Wednesday, February 15, 2012


Radio network UBC calls itself "The Voice of the People" and owner Reynolds wants Scott, his manager (Humphrey Bogart), to lighten up on his higher aspirations for programming (like operas) and go back to UBC's old muckraking style. They decide to air a radio serial based on a 15-year-old scandal involving Gloria Pembroke's murder of her husband. She was acquitted based on self-defense, but Reynolds thinks the whole unsavory stew will be a ratings grabber. Scott disagrees but is forced to go along with it. They discover that Pembroke is now Mrs. Carstairs, with a young daughter, Edith, about to get married to Malcolm, a rich young man, and they send writer named Leavenworth to their apartment to get some info. The Carstairs find out about the coming show and try to stop it—they’ve never told Edith about the case—but they mistake Leavenworth for a minister's assistant and spill all the beans about their current situation to him, leading to further unwanted publicity. Malcolm's parents demand that the Carstairs stop the wedding; instead, the Carstairs kill themselves. The grief-stricken Edith heads down to UBC headquarters with a gun to confront Reynolds and Scott.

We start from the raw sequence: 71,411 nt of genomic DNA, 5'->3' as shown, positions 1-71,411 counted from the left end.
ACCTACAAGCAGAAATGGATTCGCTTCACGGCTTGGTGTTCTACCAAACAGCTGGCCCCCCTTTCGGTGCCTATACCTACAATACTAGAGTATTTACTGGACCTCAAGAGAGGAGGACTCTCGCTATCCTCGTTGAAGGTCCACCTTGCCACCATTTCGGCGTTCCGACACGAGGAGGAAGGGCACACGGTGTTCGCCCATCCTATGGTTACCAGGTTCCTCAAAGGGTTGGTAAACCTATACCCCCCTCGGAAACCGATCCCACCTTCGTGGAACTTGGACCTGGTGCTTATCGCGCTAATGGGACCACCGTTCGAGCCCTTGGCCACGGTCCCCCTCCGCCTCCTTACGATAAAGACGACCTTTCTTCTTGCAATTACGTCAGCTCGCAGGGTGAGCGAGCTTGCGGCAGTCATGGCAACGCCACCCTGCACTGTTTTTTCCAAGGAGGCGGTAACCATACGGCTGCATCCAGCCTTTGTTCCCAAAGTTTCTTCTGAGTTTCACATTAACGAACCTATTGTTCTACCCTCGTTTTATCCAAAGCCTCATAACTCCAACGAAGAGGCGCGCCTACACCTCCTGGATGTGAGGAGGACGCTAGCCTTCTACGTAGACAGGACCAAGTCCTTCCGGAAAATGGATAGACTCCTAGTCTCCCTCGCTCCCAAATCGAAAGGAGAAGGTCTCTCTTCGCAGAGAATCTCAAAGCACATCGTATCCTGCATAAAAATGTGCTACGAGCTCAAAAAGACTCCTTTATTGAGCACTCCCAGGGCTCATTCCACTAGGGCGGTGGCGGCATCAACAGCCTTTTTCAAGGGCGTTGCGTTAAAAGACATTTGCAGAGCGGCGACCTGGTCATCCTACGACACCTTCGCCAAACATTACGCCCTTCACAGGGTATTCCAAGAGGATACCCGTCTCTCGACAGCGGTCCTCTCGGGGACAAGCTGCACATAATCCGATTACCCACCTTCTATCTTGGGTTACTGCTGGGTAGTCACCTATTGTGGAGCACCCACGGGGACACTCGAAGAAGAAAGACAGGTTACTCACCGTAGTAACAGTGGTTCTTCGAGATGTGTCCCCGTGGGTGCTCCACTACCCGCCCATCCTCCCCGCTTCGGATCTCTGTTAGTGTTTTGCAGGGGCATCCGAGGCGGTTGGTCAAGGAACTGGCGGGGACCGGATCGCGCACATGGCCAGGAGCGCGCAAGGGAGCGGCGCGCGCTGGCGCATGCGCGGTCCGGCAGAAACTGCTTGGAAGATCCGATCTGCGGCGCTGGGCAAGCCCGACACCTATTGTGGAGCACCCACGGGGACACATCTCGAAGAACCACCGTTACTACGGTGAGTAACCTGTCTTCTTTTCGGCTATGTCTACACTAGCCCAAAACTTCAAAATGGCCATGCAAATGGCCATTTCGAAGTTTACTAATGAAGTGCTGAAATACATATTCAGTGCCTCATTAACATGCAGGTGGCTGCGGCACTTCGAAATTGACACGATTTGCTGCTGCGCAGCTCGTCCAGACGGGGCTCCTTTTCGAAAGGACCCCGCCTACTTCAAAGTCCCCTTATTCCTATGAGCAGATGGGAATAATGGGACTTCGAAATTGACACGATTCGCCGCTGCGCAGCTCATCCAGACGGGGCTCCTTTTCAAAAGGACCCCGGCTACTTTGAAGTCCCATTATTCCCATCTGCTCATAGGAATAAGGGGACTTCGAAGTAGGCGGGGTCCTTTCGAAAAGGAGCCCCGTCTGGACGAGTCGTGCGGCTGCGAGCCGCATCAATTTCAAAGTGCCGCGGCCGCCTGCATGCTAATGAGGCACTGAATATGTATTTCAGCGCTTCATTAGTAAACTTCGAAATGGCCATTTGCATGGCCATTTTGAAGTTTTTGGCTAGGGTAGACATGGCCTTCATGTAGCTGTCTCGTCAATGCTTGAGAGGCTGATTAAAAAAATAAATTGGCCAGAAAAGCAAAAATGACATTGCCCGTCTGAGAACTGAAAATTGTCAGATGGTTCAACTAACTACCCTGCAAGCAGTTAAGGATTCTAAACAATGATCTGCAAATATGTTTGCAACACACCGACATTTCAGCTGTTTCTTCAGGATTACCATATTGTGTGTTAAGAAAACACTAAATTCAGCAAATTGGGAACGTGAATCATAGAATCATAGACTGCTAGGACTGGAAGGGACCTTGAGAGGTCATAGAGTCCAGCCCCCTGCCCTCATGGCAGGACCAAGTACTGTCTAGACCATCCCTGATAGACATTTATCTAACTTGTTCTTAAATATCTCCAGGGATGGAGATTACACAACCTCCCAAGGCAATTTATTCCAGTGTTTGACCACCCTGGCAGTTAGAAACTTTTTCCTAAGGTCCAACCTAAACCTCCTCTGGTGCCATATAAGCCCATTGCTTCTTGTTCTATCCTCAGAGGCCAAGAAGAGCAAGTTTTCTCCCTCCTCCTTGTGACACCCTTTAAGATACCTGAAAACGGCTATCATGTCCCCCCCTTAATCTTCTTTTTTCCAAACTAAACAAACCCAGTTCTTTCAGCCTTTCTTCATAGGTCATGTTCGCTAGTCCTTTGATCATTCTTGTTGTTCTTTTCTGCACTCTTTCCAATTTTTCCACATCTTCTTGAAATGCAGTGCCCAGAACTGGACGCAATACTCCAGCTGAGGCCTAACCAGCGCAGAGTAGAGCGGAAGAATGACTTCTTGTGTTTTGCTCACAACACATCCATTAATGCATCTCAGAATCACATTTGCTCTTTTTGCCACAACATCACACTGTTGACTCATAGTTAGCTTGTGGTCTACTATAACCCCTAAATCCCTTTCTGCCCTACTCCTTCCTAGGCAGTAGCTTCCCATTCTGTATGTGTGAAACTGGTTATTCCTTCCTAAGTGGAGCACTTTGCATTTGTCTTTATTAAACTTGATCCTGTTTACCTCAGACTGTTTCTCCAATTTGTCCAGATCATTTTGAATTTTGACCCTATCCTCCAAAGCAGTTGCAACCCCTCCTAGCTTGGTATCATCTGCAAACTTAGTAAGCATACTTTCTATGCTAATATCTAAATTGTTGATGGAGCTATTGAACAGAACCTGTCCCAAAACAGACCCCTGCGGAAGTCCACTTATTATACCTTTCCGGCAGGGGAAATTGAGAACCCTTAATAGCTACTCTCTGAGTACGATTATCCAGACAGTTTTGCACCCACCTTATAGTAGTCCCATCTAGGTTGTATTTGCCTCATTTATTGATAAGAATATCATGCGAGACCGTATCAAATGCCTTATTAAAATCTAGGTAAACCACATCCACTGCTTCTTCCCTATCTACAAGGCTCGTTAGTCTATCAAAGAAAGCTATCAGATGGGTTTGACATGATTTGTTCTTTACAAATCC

This is a B-movie remake of 1931's FIVE STAR FINAL which featured Edward G. Robinson as the Bogart character. The earlier film, an Oscar nominee for best picture, was set at a newspaper but the two are essentially identical as far as plot, characters, and outcome. The first film is better, but this one, a half-hour shorter, isn't bad. It's fun to see a pre-superstar Bogart in a different kind of role; he's the main character though he doesn't get much more screen time than anyone else. He does simmering moral outrage fairly well—the character is against the radio serial and lets everyone know but isn't brave enough to take a strong stand until after the double suicide. Beverly Roberts, as a secretary who sides with Bogart, is given star billing but has little to do. The real acting honors here go to Helen MacKellar and Henry O'Neill as the Carstairs who go through a full range of emotions, from happiness at their daughter's upcoming wedding, to sadness that she might find out about her mother's past, to outrage, and finally to resignation that they can't stop UBC. Harry Hayden is also good as the slimy radio writer. The lovely Claire Dodd has a small part. This airs on TCM under its alternate title ONE FATAL HOUR. [TCM]

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